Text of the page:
This fragrant oncidium is a dwarf variety that fits perfectly in a sunny window. ‘Pink Profusion’ is easy to grow and has some of the prettiest flowers.
A profusion of flowers blooms on branched flower spikes. The blooms are medium orchid pink, and the labellum is a slightly deeper shade. The column and anther cap have accents of yellow and white.
Oncidium ‘Handsome’ produces tall spikes with profusely blooming bright yellow flowers covered with rust-colored spots.
Oncidium Pacific Passage ‘Handsome’
Full to filtered sun or partial shade
This is a gorgeous hybrid with tall, upright spikes that produce many cheerful blooms. This orchid likes moderate light, is easy to care for, and will reward the grower with many bright yellow blooms. The petals are all splotched with a rust color and have ruffled edges.
Oncidium catatante ‘Orange Kiss’ produces delightful exotic ruffled flowers in dark orange and reddish hues.
Oncidium catatante ‘Orange Kiss’
Full to filtered sun or partial shade
‘Orange Kiss’ is a hybrid of O. Sphecetanta x O. Wildcat. Its bright green foliage produces flower spikes in fall and spring. The blooms are exotic and delicate, as many oncidiums are. The 5 uniform petals and sepals are a deep orange shade, and the large, ruffled lip is orange where it connects and bright yellow at the end.
Pests and Diseases
Orchids are susceptible to several insects, as well as both bacterial and fungal infections. The best solution to these problems is diligence and hygienic gardening practices. Inspecting new plants before introducing them into your garden or home and using clean tools and water in plant care are important practices.
These small insects feed on the sap of young shoots resulting in stunted growth.
These little white bugs can do a lot of damage to an orchid in a short time. Mealybugs feed on the sap of new growth and flower buds, depleting the nutrients needed to thrive and bloom.
In addition to damaging new growth, mealybugs leave behind a sticky secretion that causes mold to grow, leading to rot.
Sadly, while minor outbreaks can be treated by touching the mealybug with a cotton swab dipped in rubbing alcohol (which forces it to release from the plant), large outbreaks of these guys require treatment with pesticides, and the treatment must be repeated after 10-14 days because of the short life cycle of these pests.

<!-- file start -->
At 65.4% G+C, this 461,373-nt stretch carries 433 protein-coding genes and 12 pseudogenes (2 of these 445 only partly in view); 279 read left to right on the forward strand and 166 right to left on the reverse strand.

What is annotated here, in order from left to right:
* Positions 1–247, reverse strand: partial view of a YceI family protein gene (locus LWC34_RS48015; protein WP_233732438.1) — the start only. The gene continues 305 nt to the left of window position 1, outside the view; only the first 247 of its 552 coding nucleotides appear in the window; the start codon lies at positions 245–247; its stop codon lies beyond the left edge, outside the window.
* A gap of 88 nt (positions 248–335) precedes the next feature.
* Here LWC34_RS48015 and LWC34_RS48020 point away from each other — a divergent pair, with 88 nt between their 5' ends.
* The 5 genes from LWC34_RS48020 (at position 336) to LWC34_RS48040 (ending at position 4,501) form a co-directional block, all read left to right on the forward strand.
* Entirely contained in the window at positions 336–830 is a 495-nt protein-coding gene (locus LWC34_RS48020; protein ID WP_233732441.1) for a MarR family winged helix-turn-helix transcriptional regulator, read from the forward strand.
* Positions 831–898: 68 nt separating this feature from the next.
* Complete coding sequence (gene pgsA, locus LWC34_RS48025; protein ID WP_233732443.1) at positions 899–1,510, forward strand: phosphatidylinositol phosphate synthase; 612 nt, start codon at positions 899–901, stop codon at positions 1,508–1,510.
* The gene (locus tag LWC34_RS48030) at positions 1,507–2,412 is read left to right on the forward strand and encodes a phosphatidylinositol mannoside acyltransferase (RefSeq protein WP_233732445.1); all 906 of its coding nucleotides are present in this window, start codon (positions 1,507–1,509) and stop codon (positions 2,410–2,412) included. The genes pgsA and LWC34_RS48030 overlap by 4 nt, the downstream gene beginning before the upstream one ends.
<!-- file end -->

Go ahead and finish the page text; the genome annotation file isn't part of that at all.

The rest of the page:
Always isolate an infected plant. Most infestations happen due to bringing in a new plant that already has a pest issue. Check out all new plants, particularly if you’re unsure of the retailer’s reputation.
Almost invisible, these tiny insects feed on the leaves of orchids, thereby discoloring them.
Spider mites are very tiny insects that multiply rapidly and feed on orchid leaves. The first sign will be a silvery discoloration on the tops of the leaves. They are so tiny that they are difficult to identify by sight alone.
One method of checking for spider mites is to hold a sheet of paper beneath a leaf and give it a couple of taps. If there are mites and eggs, you will see them fall to the paper. They will look like little specks, so don’t expect to recognize them as insects unless you use a magnifying glass.
Insecticides don’t work very well on mites, but outdoor predators do. Leaving an infested orchid outside for a few days can help. Mites tend to be worst in dry weather, so raising the humidity will also help keep them away.
Treat the plant with insecticidal soap or neem oil to get rid of thrips.
Thrips pierce buds and flowers with their mouthparts and suck out the nutrients, destroying those long-awaited flowers. Signs of these insects are premature browning and wilting of flowers and damage to leaves in the form of chlorotic spots.
Thrips can be detected with this easy test. Blow into the center of the flower and see if they crawl around in there. Isolate affected plants immediately to avoid spread and treat with insecticide soap or neem oil. You are likely to have to treat it more than once.